Coming in slightly below historical comparisons but above most industry estimates, the Energy Information Administration (EIA) reported Thursday morning that 94 Bcf was injected into underground storage for the week ended July 8.

As a result, August natural gas futures immediately dropped 13 cents from its pre-report trading level to trade at $7.80. However, following the initial knee-jerk reaction, the prompt month began to creep higher again, reaching a high of $8.01 as of 11:09 a.m. EDT. August natural gas slumped once again in the early afternoon to reach a low of $7.66 before running up to settle at $7.844, down 5.6 cents from Wednesday.

“The 94 Bcf in net injections to DOE natural gas storage for last week was more than the market had bargained for and it will force traders to reassess their bullish view,” said Tim Evans of IFR Energy Services. “However, what doesn’t kill the recent rally could make the market stronger, as we see plenty of reason to expect stronger data next time around, with Hurricane Dennis having cut output by 23 Bcf and both Emily and a nationwide heat wave threatening trouble for next week.”

The 94 Bcf injection for the week was slightly lower than the five-year average build of 98 Bcf and significantly lower than last year’s 108 Bcf injection. The ICAP-Nymex storage options auction on Wednesday revealed a consensus forecast of a 85.4 Bcf injection.

“I think we have a market where people are afraid to trade due to the current volatility and how high the price is,” said Tom Saal of Commercial Brokerage Corp. in Miami. “The risk is almost as much as the reward. What that means is the local traders on the floor can move the price up and down. That doesn’t mean they are making money, it just means they can move the market around due to the lack of volume.”

Despite the fact that the storage number was bullish when compared to historical comparisons, Saal said the real measure of the report is what traders and analysts are expecting. “The 94 Bcf storage number came out and was deemed bearish due to expectations, so traders sold it off,” he said. “Then they went to cover and there was nobody there so they ran it up. Apparently a lot of sellers then showed up at $8 and ran it down. Once it broke the $7.80 area, the funds came in and started selling, so there was really a little contribution from everyone on Thursday.”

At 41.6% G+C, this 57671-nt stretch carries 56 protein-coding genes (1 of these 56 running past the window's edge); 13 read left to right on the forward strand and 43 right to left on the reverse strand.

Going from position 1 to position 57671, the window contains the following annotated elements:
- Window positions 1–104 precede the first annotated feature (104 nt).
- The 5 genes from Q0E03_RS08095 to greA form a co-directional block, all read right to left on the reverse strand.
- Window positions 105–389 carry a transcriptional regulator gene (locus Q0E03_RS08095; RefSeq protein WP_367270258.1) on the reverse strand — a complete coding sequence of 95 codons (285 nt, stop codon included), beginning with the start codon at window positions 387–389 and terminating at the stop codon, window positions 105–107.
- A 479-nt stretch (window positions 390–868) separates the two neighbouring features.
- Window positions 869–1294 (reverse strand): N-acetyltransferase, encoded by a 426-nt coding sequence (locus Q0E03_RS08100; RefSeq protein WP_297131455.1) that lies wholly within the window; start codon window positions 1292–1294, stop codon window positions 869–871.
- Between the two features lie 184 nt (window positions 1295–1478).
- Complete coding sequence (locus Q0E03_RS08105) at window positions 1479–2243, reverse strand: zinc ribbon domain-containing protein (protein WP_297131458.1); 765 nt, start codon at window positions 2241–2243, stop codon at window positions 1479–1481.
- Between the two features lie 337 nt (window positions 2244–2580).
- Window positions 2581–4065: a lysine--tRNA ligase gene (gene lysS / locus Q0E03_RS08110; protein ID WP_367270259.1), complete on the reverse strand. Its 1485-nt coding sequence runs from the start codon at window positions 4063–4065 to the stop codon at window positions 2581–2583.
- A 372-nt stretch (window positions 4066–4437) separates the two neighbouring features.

As to where the futures market is headed going into the weekend, Saal said he wasn’t sure. “I kind of missed this big blow-up in price,” he said. “I didn’t see it coming. My data still says you have to sell this thing, but with that storm still brewing down there I don’t expect a sell-off [Friday]. We will probably hang in this area, but we could even go higher tomorrow… I don’t know.”

Hurricane Emily continues to rattle traders. “Being energy traders we’re feeling like a target in a shooting gallery,” said Phil Flynn, a broker with Alaron in Chicago. “If tropical storms are going to take one shot after another, the law of averages would suggest that eventually one of these storms will do major damage. Perhaps it could be the type of damage that could send a ripple effect across the entire world economy. Trading energy stocks and energy futures will be like trying to ride a bucking bronco!”

The National Hurricane Center reported at 5 p.m. AST on Thursday that Emily had reached Category Three hurricane status and was located 445 southeast of Santo Domingo in the Dominican Republic. It was moving west-northwest at 21 mph with maximum sustained winds of 115 mph.

Landfall of Emily is more uncertain than that of Dennis. “If high pressure to the north remains strong, Emily will track toward the west and wind up in Mexico,” said AccuWeather. Other forecasts show Emily taking a more northwesterly course, touching the Yucatan Peninsula and heading into the Gulf of Mexico.

Working gas in storage now stands at 2,280 Bcf, according to EIA estimates. Stocks are now 140 Bcf higher than last year at this time and 238 Bcf above the five-year average of 2,042 Bcf.

The East region injected 64 Bcf into underground storage, while the Producing and West regions chipped in 19 Bcf and 11 Bcf, respectively.

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